A low, monoecious or dioecious branching shrub with terete brown branches and narrow, deeply pinnatifid, stipulate leaves, the young foliage pubescent. Aments expanding with the leaves, the staminate ones and their flowers as in Myrica. Fertile aments globose-ovoid, on monoecious plants appearing below the staminate, several-flowered. Ovary subtended by 8 linear-subulate persistent bractlets, which form an involucre to the ovoid-oblong bony nut. [Name in honor of Rev. Henry Compton, 1632-1713, bishop of Oxford.]

A monotypic genus of eastern North America.

1. Comptonia Peregrina (L.) Coulter. Sweet Fern. Fern-Gale

Fig. 1438

Liquidambar peregrina L. Sp. PI. 999. 1753. Myrica asplenifolia L. Sp. PI. 1024. 1753. Liquidambar asplenifolia L. Sp. PI. Ed. 2, 1418. 1763. C. asplenifolia Gaertn. Fr. & Sem. 2: 58. 1791. C. peregrina Coulter, Mem. Torr. Club 5: 127. 1894.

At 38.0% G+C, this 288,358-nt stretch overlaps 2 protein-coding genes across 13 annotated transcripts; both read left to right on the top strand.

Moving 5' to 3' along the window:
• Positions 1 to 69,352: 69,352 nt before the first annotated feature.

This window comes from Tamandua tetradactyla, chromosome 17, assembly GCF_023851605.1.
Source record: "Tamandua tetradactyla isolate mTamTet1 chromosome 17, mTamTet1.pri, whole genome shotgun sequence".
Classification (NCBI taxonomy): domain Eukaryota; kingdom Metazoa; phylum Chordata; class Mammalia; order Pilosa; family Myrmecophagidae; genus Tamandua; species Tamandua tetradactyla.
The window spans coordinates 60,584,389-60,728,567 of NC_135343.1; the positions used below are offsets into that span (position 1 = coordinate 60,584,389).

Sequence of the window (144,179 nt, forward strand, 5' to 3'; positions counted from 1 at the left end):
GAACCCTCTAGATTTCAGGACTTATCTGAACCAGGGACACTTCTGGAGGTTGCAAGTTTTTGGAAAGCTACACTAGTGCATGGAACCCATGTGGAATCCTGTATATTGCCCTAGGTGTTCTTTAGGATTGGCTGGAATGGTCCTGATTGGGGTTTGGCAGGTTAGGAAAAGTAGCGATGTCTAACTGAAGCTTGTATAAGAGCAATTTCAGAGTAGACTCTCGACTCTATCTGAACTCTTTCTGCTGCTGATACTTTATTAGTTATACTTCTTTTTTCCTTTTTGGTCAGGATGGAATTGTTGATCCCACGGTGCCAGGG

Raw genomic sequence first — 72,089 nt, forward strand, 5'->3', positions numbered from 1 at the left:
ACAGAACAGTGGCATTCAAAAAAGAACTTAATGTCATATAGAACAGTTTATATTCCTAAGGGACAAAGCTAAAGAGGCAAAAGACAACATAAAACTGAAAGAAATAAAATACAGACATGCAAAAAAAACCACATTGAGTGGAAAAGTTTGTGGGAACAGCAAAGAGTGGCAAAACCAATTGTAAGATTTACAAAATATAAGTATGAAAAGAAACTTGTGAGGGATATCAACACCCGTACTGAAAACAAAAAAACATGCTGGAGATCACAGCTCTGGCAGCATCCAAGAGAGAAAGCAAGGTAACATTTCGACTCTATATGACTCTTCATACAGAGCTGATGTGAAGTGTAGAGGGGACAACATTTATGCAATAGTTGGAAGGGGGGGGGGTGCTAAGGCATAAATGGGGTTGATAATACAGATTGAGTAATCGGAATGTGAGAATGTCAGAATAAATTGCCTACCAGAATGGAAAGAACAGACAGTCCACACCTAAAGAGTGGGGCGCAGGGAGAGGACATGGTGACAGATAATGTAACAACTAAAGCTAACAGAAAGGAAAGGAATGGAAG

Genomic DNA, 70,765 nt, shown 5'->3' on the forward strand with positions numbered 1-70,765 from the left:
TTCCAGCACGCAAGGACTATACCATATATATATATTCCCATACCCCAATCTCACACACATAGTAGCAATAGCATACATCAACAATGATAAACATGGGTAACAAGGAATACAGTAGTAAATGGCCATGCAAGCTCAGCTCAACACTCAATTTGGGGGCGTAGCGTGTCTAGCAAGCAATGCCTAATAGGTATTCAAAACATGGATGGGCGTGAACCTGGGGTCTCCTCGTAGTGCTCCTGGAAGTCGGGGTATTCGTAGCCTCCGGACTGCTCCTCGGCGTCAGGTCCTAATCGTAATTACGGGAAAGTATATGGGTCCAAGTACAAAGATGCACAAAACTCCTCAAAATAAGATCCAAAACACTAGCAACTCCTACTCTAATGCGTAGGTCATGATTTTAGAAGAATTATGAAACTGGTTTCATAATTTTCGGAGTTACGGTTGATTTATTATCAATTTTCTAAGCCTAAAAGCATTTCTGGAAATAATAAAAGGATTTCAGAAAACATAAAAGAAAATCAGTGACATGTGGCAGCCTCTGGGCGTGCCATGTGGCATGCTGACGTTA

A shrub, 1°-3° tall, the branches erect or spreading. Leaves linear-oblong or linear-lanceolate in outline, short-petioled, obtuse or subacute at the apex, deeply pinnatifid into numerous oblique rounded entire or sparingly dentate lobes, 3'-6' long, 1/4'- 1/2' wide, fragrant when crushed, the sinuses very narrow; stipules semi-cordate, mostly deciduous; stami-nate aments clustered at the ends of the branches, 1' or less long, their bracts reniform, acute; pistillate aments bur-like in fruit, the subulate bractlets longer than the light brown, shining, striate, obtuse nut.

In dry soil, especially on hill-sides. Nova Scotia to Saskatchewan, south to North Carolina, Indiana and Michigan. Ascends to 2000 ft. in Virginia. Meadow- or shrubby-fern. Sweet-bush or -ferry. Fern- or spleen-wort-bush. Canada sweet-gale. April-May.

1 Comptonia Peregrina L Coulter Sweet Fern Fern Ga 1438